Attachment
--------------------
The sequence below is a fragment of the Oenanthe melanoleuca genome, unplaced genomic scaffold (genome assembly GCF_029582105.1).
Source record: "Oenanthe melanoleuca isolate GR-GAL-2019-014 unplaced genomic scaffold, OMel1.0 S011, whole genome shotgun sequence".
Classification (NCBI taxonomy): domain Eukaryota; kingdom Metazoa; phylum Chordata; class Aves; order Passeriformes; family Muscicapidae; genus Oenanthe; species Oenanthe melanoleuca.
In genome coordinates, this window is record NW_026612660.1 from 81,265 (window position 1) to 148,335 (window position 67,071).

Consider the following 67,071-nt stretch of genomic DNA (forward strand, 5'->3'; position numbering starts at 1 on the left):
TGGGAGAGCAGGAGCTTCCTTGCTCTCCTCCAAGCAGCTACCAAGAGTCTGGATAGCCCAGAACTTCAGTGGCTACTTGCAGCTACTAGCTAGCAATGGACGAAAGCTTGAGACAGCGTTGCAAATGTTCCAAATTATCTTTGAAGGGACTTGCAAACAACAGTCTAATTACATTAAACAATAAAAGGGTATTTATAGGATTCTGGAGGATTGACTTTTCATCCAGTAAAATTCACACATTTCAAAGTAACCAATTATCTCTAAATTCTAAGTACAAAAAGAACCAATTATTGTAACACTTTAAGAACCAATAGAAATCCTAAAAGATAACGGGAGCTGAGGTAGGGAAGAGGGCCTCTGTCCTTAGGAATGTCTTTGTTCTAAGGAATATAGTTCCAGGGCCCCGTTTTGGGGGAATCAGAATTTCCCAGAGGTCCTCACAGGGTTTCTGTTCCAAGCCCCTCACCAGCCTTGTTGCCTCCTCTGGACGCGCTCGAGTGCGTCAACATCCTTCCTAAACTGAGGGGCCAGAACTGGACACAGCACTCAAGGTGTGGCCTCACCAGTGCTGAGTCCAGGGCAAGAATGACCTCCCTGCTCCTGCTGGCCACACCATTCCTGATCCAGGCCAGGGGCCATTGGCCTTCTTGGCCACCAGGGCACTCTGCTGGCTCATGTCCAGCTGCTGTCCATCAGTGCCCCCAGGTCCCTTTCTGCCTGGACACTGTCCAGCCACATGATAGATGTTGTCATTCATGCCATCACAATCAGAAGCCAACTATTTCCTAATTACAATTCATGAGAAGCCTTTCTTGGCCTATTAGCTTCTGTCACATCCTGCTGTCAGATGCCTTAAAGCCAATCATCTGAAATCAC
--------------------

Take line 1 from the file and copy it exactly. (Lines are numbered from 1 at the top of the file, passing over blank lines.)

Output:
The sequence below is a fragment of the Oenanthe melanoleuca genome, unplaced genomic scaffold (genome assembly GCF_029582105.1).